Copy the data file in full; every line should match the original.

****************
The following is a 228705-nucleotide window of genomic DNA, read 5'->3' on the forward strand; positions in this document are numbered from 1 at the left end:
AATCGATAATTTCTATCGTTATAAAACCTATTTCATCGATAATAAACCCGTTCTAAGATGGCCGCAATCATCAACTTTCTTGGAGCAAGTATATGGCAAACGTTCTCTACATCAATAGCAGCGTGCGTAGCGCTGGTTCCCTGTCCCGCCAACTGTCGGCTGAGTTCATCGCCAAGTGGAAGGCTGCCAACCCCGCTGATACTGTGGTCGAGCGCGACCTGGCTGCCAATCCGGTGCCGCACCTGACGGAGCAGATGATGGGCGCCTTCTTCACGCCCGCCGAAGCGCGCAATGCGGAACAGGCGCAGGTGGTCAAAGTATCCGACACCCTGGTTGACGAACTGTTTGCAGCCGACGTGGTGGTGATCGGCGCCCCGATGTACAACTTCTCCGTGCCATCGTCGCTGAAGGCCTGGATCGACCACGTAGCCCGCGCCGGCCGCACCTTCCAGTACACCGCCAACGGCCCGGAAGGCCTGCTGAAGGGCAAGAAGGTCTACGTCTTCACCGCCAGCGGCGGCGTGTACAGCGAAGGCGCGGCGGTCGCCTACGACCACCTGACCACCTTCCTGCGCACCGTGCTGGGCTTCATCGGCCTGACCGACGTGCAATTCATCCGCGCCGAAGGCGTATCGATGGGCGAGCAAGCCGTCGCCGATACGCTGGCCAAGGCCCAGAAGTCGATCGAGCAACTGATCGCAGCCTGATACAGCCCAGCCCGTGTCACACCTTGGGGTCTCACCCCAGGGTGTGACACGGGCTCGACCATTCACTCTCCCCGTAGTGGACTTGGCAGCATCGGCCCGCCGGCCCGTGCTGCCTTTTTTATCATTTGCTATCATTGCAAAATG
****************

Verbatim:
The following is a 228705-nucleotide window of genomic DNA, read 5'->3' on the forward strand; positions in this document are numbered from 1 at the left end:
AATCGATAATTTCTATCGTTATAAAACCTATTTCATCGATAATAAACCCGTTCTAAGATGGCCGCAATCATCAACTTTCTTGGAGCAAGTATATGGCAAACGTTCTCTACATCAATAGCAGCGTGCGTAGCGCTGGTTCCCTGTCCCGCCAACTGTCGGCTGAGTTCATCGCCAAGTGGAAGGCTGCCAACCCCGCTGATACTGTGGTCGAGCGCGACCTGGCTGCCAATCCGGTGCCGCACCTGACGGAGCAGATGATGGGCGCCTTCTTCACGCCCGCCGAAGCGCGCAATGCGGAACAGGCGCAGGTGGTCAAAGTATCCGACACCCTGGTTGACGAACTGTTTGCAGCCGACGTGGTGGTGATCGGCGCCCCGATGTACAACTTCTCCGTGCCATCGTCGCTGAAGGCCTGGATCGACCACGTAGCCCGCGCCGGCCGCACCTTCCAGTACACCGCCAACGGCCCGGAAGGCCTGCTGAAGGGCAAGAAGGTCTACGTCTTCACCGCCAGCGGCGGCGTGTACAGCGAAGGCGCGGCGGTCGCCTACGACCACCTGACCACCTTCCTGCGCACCGTGCTGGGCTTCATCGGCCTGACCGACGTGCAATTCATCCGCGCCGAAGGCGTATCGATGGGCGAGCAAGCCGTCGCCGATACGCTGGCCAAGGCCCAGAAGTCGATCGAGCAACTGATCGCAGCCTGATACAGCCCAGCCCGTGTCACACCTTGGGGTCTCACCCCAGGGTGTGACACGGGCTCGACCATTCACTCTCCCCGTAGTGGACTTGGCAGCATCGGCCCGCCGGCCCGTGCTGCCTTTTTTATCATTTGCTATCATTGCAAAATG